• Optionally, reminder notifications may be sent by the ACM program until a sign off is received from the winner. If the winner does not sign off within a set period of time, there may be a new winner selected.
  • Optionally, the winner's first and last name may be automatically displayed on a website of the sweepstakes house or the ACM program.
  • Sweepstakes opportunities may be selectively applied according to rules set by the Charity or Partner including by SVC type (Open-loop SVC or Closed-loop SVC), bin range, Member's transaction history, promotional code or other rule. Furthermore, a sweepstakes may be a single contest or may be repeated. Where it is repeated, the Charity or Partner may realize an ease in set up time since the sweepstakes functionality and implementation may be reused.
  • Sweepstakes opportunities may also be used to reward Members for completing a survey on a transaction or for providing marketing information
  • Online Store
  • The ACM program may optionally include an Internet-based store accessible through the Public Utility. The store may facilitate marketing a Charity to potential new Members.
  • Any profit made at the store may be donated to the Charity. Products or services provided by the store may include inventory in the form of in-kind gifts provided by a Partner, a Charity's own inventory, SVCs (Open-loop SVCs or Closed-loop SVCs), or other third party merchandise.
  • Administrator Utility
  • A Charity may access a secure section of the ACM program known as an Administrator Utility using the front-end computer program, which may be operable to access all data instances stored in the back-end computer program.
  • The Administrator Utility may provide a means for the Charity to administer the ACM program. The Administrator Utility may include a range of tools enabling the Charity to create communications, such as to encourage support by Members by referring Partners by advertisement on an ACM program website, management of a news aspect of the website, Partner or Sponsor brand identification (such as a logo) placement on the website, or other functionality. The Administrator Utility may also include a calendar tool to schedule staged communications directed at Members, Partners, and Sponsors, and may be geared toward managing relationships between these parties. The Charity may wish to manage these relationships for any of a number of reasons.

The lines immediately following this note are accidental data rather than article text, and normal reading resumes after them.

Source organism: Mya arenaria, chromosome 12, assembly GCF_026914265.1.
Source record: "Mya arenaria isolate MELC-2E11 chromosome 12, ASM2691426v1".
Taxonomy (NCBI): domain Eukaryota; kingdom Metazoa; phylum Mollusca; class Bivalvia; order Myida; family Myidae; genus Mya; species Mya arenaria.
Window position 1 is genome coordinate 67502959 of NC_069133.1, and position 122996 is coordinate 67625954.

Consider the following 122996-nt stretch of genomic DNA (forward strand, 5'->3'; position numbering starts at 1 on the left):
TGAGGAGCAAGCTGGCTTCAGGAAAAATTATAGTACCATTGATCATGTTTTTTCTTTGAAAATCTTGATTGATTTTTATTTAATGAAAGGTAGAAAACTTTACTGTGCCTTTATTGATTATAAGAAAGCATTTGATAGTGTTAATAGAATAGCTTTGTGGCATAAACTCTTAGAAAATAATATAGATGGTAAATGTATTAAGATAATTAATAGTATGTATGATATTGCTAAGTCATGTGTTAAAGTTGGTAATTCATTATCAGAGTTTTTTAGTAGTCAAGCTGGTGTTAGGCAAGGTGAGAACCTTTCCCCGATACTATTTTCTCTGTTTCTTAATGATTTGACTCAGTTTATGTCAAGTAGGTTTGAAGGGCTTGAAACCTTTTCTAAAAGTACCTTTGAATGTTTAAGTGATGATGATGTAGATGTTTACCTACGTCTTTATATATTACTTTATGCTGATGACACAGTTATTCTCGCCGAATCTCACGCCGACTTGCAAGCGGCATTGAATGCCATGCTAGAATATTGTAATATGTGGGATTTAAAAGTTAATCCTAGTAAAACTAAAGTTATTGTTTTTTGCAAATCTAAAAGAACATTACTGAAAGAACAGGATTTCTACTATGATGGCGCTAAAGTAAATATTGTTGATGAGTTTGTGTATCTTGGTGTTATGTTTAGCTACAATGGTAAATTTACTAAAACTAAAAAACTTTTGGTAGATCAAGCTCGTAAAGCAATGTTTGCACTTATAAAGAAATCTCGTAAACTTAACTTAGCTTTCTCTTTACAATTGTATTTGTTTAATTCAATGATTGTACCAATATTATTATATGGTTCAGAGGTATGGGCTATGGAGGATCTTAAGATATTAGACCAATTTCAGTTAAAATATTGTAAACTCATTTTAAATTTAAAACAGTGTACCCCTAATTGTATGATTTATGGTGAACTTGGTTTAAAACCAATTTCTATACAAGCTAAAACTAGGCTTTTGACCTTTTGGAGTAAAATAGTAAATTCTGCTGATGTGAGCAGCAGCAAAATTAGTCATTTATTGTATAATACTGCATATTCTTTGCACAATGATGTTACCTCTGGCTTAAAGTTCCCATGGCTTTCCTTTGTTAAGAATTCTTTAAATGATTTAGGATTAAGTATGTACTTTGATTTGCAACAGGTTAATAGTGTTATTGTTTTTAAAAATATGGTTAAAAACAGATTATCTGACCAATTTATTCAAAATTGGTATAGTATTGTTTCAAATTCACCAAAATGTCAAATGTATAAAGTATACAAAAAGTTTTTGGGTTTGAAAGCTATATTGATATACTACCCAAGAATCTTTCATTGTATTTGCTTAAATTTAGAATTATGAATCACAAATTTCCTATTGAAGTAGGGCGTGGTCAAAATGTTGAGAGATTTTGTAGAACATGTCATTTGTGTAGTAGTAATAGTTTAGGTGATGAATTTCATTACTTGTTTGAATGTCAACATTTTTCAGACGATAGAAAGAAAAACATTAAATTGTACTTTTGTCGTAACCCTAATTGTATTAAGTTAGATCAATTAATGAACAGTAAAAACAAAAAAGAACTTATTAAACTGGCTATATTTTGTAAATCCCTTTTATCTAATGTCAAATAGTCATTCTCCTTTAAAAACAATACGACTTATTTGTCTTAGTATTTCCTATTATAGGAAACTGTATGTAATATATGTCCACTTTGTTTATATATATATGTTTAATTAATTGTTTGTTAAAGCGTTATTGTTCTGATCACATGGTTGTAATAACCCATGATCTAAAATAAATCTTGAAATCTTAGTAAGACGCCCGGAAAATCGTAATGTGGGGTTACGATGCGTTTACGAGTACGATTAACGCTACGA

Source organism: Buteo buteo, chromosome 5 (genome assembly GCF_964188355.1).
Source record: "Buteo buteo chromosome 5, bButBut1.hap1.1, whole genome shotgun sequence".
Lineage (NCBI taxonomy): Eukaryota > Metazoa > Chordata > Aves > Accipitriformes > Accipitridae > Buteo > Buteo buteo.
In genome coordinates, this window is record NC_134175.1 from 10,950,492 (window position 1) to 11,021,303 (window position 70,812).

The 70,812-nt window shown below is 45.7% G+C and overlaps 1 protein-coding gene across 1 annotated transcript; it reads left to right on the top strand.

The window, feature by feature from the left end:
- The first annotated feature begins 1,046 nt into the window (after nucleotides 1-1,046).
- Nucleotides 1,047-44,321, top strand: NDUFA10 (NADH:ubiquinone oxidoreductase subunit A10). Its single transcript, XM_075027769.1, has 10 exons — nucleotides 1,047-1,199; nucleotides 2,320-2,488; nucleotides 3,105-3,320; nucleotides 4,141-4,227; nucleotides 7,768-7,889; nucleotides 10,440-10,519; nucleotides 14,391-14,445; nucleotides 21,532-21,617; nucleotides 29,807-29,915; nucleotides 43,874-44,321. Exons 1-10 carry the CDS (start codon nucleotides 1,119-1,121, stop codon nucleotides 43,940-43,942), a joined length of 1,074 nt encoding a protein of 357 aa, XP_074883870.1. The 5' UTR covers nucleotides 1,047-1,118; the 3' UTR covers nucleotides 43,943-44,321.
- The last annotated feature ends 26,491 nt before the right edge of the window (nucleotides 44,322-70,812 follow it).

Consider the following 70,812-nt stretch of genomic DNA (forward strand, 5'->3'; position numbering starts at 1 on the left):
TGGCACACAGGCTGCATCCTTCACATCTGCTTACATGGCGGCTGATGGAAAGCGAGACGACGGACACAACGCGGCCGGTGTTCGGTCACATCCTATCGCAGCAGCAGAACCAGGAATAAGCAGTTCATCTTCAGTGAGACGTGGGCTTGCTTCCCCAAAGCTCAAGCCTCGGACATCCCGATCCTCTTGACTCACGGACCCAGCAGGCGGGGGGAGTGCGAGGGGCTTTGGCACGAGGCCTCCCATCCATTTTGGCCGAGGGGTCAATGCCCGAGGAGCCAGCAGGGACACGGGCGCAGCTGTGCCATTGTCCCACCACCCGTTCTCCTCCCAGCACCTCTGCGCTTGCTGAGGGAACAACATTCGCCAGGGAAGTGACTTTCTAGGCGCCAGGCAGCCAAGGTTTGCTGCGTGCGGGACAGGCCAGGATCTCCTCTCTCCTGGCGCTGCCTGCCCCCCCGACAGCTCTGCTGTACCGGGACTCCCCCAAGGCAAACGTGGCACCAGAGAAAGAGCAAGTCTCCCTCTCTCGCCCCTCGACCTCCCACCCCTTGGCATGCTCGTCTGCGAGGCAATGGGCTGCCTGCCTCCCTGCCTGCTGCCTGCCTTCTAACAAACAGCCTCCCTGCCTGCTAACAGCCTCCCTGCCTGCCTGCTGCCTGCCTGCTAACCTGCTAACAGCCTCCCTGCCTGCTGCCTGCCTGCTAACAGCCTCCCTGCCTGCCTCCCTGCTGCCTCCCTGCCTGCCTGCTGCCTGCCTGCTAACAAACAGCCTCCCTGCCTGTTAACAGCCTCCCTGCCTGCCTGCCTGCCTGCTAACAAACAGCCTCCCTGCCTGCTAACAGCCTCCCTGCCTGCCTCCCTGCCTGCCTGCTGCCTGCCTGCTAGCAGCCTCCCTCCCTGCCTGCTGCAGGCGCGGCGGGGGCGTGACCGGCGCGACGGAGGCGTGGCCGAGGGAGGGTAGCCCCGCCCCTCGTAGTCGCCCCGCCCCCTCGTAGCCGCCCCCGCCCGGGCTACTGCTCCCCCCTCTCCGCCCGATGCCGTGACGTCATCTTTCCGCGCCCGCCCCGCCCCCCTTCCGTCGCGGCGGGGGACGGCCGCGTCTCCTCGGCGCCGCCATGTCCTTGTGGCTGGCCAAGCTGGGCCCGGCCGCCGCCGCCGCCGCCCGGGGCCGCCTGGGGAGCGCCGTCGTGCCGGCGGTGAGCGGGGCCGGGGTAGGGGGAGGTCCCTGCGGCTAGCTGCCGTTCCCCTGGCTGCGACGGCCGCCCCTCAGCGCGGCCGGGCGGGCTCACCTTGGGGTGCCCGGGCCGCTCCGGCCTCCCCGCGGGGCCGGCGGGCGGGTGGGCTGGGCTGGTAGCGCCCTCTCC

• The Administrator Utility may also provide reporting features accessible to the Charity corresponding to each Partner and each Member that has registered with the ACM program. The functionality of these reporting features is the same as those reporting features provided by the Partner Utility.
  • Possible Advantages to a Charity
  • The present invention may provide several advantages to a Charity, including
      • 1) The present invention may allow a Charity to retain 501C tax status in the United States, or similar status under other tax regimes. This is described above in the section entitled “Stored Value Card”.
      • 2) The Charity may be able to recruit Members that otherwise may not have become donors of the Charity.
      • 3) The present invention may promote transactions between Members and Partners creating donations to a regional and/or national Charity.
      • 4) The present invention may promote transactions and resulting donations by allowing Sponsors such as product manufacturers to promote their products, which may be sold by Partners of the ACM program.
  • Sponsor Utility
  • Sponsors may be corporate organizations or similar groups that operate within one of the Charity's regions. The role of a Sponsor is to assist the Charity in acquiring new Members in addition to being a contributor/donor to the Charity. For example, a Sponsor may be a local corporation that is a large employer. The Sponsor may distribute SVCs to its employees. The Charity thus may attract new Members while the Sponsor may realize productivity gains from its employees as a result of the new incentive. Another example of a Sponsor may include a consumer product company that desires to help the Charity while also securing positive public relations. This type of Sponsor may also wish to donate products for use in sweepstakes or offers as described above. Another example may be a financial institution that could contribute stored value cards or other incentives to encourage people to become members. Another example may be a merchant who is a Partner already affiliated with the Charity.
  • The Sponsor Utility may also provide access to the reporting features as described above. A Sponsor, by agreement with the Charity, may be provided access to reporting features corresponding to transactions processed by a plurality of Partners or a plurality of Members. For example, the Sponsor may be granted access to reporting features corresponding to the Members that use SVCs provided by the Sponsor.
  • The Sponsor may elect to support time-based events that allow for contribution matches with preferred merchants, all merchants, certain SVC bin ranges, etc.
  • As a secondary option a Sponsor may elect to leverage the Charity's Partners/merchants by using Closed-loop SVCs as incentives for further transactions within the plurality of Partners. In other cases, where additional market data is desired, the SVC may be deployed as Open-loop SVCs.